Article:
Gestational Diabetes

Gestational diabetes develops during pregnancy. It results from hormonal changes that cause insulin resistance and elevated blood sugar levels. Gestational diabetes typically disappears after pregnancy, but can return in a future pregnancy or later in life as type 2 diabetes.

Risk factors include:

  • Obesity
  • Previous gestational diabetes in a prior pregnancy
  • Having given birth to a baby weighing less than nine pounds
  • Family history of type 2 diabetes (parent or sibling)
  • Prediabetes
  • Polycystic ovarian syndrome
  • Race, especially being African American, American Indian, Asian American, Hispanic/Latina, or Pacific Islander American

At Mount Sinai, we typically test pregnant women for gestational diabetes between 24 and 28 weeks. If you are at high risk, we may test you at your first prenatal visit. We begin by conducting a glucose challenge test. If your results are elevated, we will administer a glucose tolerance test to be certain of the  diagnosis.

If you are planning on getting pregnant, there are certain steps you can take to decrease your chances of developing gestational diabetes. It is important to monitor portion sizes and consume a diet comprised of whole grains, fruit, vegetables, lean proteins, and healthy fats. You should also incorporate exercise into your daily routine. The American Diabetes Association recommends at least 30 minutes of moderate to vigorous intensity aerobic activity at least five days per week plus resistance training at least two days per week. If you are overweight, it is important to lose weight before conception.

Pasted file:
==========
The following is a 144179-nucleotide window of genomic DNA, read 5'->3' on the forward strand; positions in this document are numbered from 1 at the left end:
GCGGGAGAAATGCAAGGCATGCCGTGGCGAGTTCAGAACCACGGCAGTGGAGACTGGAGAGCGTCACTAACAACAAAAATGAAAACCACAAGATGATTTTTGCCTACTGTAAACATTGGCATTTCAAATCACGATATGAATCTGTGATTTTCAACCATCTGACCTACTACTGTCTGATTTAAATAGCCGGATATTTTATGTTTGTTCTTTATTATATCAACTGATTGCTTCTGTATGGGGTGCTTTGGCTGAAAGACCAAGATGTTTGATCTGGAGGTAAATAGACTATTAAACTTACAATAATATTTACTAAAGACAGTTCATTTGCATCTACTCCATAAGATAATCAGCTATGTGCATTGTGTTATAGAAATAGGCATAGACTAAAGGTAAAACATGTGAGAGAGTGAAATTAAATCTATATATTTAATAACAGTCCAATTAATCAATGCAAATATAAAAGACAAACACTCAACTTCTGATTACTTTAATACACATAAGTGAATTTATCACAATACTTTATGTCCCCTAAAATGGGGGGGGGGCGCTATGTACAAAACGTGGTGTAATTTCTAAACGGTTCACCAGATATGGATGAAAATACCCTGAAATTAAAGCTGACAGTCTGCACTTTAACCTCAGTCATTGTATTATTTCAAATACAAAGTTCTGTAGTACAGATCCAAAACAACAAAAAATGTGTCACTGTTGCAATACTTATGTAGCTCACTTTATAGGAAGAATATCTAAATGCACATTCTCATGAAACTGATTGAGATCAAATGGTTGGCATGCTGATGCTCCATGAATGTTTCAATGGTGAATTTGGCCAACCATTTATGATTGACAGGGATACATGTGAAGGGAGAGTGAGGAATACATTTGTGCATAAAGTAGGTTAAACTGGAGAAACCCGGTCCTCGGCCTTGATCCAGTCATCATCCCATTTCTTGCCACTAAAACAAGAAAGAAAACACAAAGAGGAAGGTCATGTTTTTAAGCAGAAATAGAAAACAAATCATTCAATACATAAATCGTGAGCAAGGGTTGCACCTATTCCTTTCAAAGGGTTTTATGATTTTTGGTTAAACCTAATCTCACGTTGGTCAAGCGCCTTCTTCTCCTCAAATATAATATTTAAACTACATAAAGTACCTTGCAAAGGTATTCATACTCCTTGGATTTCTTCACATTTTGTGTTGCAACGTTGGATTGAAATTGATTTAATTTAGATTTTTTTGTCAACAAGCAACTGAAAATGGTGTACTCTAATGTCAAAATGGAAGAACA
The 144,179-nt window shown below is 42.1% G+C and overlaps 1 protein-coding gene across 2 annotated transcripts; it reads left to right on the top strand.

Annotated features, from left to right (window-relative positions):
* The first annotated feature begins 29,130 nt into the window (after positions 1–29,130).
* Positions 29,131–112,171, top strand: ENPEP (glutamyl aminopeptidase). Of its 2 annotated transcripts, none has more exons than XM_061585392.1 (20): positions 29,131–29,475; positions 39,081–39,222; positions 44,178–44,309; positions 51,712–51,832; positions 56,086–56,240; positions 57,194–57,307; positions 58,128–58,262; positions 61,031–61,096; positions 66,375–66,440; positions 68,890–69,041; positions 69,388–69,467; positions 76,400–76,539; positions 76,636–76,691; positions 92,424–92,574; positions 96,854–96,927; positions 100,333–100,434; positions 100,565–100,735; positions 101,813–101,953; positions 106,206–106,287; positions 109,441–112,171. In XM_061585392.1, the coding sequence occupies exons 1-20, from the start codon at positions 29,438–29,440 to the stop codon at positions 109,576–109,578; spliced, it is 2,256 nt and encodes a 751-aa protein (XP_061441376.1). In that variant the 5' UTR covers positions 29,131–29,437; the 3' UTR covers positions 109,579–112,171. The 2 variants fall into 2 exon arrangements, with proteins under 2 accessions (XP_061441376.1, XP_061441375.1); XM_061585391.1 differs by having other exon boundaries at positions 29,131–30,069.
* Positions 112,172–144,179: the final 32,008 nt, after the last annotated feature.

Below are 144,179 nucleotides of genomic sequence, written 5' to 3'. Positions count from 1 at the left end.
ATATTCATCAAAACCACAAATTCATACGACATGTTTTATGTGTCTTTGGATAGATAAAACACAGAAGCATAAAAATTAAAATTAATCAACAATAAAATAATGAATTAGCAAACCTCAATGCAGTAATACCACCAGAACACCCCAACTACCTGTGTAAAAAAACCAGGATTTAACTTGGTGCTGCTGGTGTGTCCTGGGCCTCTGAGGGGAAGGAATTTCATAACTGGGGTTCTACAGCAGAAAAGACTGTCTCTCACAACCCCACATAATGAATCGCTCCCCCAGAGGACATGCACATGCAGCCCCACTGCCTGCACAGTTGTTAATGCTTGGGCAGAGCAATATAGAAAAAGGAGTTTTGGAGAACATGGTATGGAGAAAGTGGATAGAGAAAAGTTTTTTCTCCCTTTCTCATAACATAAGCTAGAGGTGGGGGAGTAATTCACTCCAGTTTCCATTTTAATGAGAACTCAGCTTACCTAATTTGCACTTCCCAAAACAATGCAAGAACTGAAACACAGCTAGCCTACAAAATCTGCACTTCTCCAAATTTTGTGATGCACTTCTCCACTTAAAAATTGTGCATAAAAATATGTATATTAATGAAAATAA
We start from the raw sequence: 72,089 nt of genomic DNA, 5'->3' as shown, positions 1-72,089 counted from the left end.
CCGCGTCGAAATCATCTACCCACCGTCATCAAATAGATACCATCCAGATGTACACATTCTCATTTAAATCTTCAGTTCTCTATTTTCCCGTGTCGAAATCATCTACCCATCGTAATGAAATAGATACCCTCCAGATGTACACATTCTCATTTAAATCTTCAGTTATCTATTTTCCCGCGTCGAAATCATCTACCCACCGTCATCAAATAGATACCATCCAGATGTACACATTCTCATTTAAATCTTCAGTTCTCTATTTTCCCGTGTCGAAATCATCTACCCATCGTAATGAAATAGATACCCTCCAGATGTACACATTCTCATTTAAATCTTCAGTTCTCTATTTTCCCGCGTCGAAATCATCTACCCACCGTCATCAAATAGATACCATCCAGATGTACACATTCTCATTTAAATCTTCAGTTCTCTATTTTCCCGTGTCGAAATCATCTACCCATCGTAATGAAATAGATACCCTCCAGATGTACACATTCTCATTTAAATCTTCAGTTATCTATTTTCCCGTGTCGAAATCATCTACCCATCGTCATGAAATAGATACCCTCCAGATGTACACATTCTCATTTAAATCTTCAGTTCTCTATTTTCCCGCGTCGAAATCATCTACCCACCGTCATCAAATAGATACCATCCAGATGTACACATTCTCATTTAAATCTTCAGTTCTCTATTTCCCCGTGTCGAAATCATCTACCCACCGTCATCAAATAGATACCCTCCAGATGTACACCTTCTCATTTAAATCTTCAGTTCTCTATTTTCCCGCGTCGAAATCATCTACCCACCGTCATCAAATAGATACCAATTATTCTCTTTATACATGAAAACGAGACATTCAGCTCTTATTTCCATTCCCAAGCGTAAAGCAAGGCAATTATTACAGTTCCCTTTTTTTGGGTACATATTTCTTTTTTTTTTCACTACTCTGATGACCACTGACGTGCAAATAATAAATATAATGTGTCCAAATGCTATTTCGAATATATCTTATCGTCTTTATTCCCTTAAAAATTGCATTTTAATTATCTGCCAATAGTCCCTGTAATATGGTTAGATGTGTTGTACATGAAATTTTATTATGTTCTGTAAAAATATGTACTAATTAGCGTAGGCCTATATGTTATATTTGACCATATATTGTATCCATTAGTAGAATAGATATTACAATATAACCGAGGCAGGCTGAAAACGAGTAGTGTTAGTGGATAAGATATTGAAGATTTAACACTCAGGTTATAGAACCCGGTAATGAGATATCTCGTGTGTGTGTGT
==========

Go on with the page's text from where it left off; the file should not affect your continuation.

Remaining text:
The Mount Sinai Health System is committed to providing the very best care to you and your baby. As such, we work closely with the physicians in the Obstretrics-Gynecology Department to manage your health while you are pregnant or if you are planning on becoming pregnant.